Wednesday, September 09, 2009

It Happened in Italy, a review

I'm a little late reading and reviewing this book, only due to a busy summer. It is the story of a young American woman who comes across a picture taken during WWII in her family's Italian hometown and the unexpected road it leads her down... changing her life and others.

Like most people, I had no idea there were Jewish concentration camps in Italy during the war. I suppose that is not unusual as the author came to find most Italians were not aware of these camps. The more sleuthing the author does about the people in these camps, the more she comes to find an amazing story about the way Jews were treated in Italy compared to Germany.

I don't want to give away everything that happens but I can tell you her search leads her to people who had been in those camps, now very advanced in age. Part of the book is about her search to find the truth of what happened in Italy, another part of it is the story of the relationship she builds with these people and how one person can make a difference... not only in the lives of individuals but making certain an important part of history is remembered in Italy.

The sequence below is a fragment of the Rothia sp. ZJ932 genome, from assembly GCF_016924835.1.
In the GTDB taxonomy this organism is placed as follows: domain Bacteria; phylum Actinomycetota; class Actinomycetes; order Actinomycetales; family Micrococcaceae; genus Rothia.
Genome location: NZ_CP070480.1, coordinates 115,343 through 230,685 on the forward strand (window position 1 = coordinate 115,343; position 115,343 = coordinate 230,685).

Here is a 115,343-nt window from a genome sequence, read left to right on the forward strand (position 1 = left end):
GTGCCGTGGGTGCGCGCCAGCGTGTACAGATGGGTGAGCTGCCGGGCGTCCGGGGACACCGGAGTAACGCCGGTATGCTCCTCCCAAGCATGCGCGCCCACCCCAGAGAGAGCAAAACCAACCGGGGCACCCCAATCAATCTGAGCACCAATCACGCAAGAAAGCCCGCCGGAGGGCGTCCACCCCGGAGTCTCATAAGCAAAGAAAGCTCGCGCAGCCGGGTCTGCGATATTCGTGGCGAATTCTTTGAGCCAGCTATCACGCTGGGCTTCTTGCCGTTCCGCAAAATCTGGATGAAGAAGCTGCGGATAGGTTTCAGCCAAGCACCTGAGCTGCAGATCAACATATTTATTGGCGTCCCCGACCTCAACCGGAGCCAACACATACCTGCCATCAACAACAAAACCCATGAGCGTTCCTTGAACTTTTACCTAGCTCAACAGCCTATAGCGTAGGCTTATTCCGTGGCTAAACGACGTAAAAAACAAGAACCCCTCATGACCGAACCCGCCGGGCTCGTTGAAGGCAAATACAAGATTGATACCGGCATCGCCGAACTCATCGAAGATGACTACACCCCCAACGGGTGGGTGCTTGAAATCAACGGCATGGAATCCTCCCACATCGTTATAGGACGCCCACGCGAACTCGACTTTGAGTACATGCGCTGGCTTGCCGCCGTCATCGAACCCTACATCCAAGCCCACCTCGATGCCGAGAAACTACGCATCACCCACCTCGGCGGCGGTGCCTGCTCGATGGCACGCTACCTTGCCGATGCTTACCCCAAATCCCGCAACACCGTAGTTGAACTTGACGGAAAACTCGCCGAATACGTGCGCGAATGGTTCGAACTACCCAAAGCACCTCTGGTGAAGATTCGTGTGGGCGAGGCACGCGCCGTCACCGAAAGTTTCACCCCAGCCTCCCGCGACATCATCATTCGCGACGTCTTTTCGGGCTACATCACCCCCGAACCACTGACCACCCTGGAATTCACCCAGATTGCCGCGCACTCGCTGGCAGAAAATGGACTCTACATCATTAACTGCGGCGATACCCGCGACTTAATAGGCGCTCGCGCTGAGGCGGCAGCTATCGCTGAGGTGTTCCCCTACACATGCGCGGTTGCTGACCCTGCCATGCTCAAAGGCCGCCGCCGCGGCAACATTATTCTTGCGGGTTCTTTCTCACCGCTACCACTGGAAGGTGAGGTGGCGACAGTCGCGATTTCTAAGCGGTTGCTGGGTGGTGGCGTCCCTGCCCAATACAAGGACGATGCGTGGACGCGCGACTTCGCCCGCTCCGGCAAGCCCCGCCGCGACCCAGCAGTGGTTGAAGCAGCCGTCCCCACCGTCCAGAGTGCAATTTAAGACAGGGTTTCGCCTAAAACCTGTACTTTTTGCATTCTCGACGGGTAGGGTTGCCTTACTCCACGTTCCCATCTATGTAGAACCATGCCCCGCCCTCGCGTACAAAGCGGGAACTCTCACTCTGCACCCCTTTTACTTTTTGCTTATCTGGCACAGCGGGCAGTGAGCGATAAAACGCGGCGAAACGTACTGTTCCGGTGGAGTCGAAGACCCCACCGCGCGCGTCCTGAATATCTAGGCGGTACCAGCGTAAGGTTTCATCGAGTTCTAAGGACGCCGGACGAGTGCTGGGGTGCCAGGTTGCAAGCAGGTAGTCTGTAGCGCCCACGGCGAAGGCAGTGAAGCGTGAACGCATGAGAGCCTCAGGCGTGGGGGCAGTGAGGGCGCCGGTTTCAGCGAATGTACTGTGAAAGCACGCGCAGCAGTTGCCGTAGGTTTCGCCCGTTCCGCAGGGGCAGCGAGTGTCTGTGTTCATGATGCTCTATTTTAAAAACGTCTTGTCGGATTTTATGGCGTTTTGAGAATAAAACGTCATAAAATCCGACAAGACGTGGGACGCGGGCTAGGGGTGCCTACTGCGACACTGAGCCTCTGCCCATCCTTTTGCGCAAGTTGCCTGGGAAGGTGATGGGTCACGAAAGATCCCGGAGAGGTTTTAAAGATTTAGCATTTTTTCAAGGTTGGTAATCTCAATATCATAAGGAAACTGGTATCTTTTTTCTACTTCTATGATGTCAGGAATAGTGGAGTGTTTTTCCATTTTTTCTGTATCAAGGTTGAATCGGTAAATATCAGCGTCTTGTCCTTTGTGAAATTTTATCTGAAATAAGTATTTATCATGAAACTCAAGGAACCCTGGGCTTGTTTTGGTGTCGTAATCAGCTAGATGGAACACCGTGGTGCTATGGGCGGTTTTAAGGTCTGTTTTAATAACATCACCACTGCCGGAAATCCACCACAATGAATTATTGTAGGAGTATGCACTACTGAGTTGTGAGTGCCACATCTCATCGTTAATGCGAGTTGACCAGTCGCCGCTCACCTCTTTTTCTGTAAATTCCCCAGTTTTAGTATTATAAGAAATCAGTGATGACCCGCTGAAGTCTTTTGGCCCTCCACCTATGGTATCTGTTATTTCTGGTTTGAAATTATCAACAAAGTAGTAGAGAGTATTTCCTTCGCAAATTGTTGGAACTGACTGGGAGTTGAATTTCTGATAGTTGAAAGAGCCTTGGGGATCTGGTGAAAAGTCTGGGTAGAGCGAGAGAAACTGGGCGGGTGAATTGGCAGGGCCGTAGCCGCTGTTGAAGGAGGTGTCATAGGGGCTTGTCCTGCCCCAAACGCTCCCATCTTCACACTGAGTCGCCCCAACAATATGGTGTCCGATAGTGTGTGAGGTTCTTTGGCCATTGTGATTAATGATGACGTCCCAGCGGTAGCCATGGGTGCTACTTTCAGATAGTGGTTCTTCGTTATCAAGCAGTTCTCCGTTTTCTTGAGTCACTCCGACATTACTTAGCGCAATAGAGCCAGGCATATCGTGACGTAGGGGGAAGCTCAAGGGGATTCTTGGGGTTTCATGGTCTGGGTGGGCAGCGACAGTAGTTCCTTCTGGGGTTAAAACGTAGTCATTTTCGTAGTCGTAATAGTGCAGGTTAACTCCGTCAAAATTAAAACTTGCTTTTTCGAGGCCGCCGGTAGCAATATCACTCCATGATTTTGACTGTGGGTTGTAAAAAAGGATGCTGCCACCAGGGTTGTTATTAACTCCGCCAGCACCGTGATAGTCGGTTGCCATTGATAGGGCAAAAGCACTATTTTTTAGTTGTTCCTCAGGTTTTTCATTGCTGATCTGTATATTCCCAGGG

It is not a book that can be easily skimmed, there is a lot of information given that ties together an absolutely amazing story. This causes the writing to be just a tad on the "choppy" side at times but in no way keeps you from wanting to find out what happens next.

While everyone who enjoys reading about events of WWII will find this book interesting, I especially recommend it to homeschoolers who like to use whole books for study. This would have been a very good book to include in our studies.


scrappy quilter said...

I'm going to see if I can get our library to bring this one in. Thanks for the review. btw - there is a new Amish book out. It's on my blog today.

Anonymous said...

Dee from Tennessee

I'll try to find this one too.

Anonymous said...

I had no idea...thanks for sharing this. Looks like a book we should read...if we do not want to repeat history, we must learn it!

Giovanna said...

If you would like to read first hand accounts on this subjects, try to find a translation of Primo Levi's books: he was an Italian Jewish scientist who survided the camps and wrote about his staying in a first book (Se questo e'un uomo, sorry do not know how it has been translated), his long journey back on foot from Germany to Italy in a second one. Later in life, he wrote about the guilt feelings (he eventually committed suicide) of those that did survive (I sommersi e i salvati), very hard read, so worth it.